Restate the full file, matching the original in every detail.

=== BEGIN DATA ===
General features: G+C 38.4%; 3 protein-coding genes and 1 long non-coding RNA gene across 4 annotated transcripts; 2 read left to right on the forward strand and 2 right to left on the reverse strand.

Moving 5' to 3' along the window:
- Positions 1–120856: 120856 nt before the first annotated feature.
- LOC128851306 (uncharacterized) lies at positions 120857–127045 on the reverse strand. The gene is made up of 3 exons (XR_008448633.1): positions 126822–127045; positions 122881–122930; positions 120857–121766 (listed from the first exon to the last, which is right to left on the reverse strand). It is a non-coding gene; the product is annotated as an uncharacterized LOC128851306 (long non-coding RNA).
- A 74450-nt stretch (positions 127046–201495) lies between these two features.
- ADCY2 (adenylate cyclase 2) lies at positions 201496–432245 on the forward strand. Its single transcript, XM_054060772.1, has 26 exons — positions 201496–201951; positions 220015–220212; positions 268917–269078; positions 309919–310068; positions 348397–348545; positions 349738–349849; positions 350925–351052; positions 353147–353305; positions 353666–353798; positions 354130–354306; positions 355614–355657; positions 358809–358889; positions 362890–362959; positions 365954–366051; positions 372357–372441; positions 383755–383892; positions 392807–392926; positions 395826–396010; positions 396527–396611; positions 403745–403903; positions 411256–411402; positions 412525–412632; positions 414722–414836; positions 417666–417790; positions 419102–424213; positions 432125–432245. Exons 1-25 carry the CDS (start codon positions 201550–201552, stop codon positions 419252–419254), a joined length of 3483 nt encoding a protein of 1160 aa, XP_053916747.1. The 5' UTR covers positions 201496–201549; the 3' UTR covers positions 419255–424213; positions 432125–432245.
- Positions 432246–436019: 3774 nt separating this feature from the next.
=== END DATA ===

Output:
General features: G+C 38.4%; 3 protein-coding genes and 1 long non-coding RNA gene across 4 annotated transcripts; 2 read left to right on the forward strand and 2 right to left on the reverse strand.

Moving 5' to 3' along the window:
- Positions 1–120856: 120856 nt before the first annotated feature.
- LOC128851306 (uncharacterized) lies at positions 120857–127045 on the reverse strand. The gene is made up of 3 exons (XR_008448633.1): positions 126822–127045; positions 122881–122930; positions 120857–121766 (listed from the first exon to the last, which is right to left on the reverse strand). It is a non-coding gene; the product is annotated as an uncharacterized LOC128851306 (long non-coding RNA).
- A 74450-nt stretch (positions 127046–201495) lies between these two features.
- ADCY2 (adenylate cyclase 2) lies at positions 201496–432245 on the forward strand. Its single transcript, XM_054060772.1, has 26 exons — positions 201496–201951; positions 220015–220212; positions 268917–269078; positions 309919–310068; positions 348397–348545; positions 349738–349849; positions 350925–351052; positions 353147–353305; positions 353666–353798; positions 354130–354306; positions 355614–355657; positions 358809–358889; positions 362890–362959; positions 365954–366051; positions 372357–372441; positions 383755–383892; positions 392807–392926; positions 395826–396010; positions 396527–396611; positions 403745–403903; positions 411256–411402; positions 412525–412632; positions 414722–414836; positions 417666–417790; positions 419102–424213; positions 432125–432245. Exons 1-25 carry the CDS (start codon positions 201550–201552, stop codon positions 419252–419254), a joined length of 3483 nt encoding a protein of 1160 aa, XP_053916747.1. The 5' UTR covers positions 201496–201549; the 3' UTR covers positions 419255–424213; positions 432125–432245.
- Positions 432246–436019: 3774 nt separating this feature from the next.